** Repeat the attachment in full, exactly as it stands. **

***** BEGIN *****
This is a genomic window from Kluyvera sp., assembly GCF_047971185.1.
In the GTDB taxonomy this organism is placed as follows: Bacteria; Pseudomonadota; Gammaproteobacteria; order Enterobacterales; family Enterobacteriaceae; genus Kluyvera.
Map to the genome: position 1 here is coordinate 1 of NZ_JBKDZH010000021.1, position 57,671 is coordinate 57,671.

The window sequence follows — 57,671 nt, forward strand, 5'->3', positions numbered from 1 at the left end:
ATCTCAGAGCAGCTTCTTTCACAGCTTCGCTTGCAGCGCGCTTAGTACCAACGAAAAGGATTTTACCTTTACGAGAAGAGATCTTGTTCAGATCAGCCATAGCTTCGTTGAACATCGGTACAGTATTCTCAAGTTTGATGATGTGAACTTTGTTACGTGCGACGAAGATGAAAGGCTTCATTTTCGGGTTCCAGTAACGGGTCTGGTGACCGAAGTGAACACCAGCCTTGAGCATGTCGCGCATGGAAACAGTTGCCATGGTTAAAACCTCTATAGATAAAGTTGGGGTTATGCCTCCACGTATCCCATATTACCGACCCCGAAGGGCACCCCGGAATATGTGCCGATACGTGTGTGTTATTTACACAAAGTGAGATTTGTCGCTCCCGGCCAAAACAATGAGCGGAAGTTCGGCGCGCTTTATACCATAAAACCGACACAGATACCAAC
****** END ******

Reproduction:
This is a genomic window from Kluyvera sp., assembly GCF_047971185.1.
In the GTDB taxonomy this organism is placed as follows: Bacteria; Pseudomonadota; Gammaproteobacteria; order Enterobacterales; family Enterobacteriaceae; genus Kluyvera.
Map to the genome: position 1 here is coordinate 1 of NZ_JBKDZH010000021.1, position 57,671 is coordinate 57,671.

The window sequence follows — 57,671 nt, forward strand, 5'->3', positions numbered from 1 at the left end:
ATCTCAGAGCAGCTTCTTTCACAGCTTCGCTTGCAGCGCGCTTAGTACCAACGAAAAGGATTTTACCTTTACGAGAAGAGATCTTGTTCAGATCAGCCATAGCTTCGTTGAACATCGGTACAGTATTCTCAAGTTTGATGATGTGAACTTTGTTACGTGCGACGAAGATGAAAGGCTTCATTTTCGGGTTCCAGTAACGGGTCTGGTGACCGAAGTGAACACCAGCCTTGAGCATGTCGCGCATGGAAACAGTTGCCATGGTTAAAACCTCTATAGATAAAGTTGGGGTTATGCCTCCACGTATCCCATATTACCGACCCCGAAGGGCACCCCGGAATATGTGCCGATACGTGTGTGTTATTTACACAAAGTGAGATTTGTCGCTCCCGGCCAAAACAATGAGCGGAAGTTCGGCGCGCTTTATACCATAAAACCGACACAGATACCAAC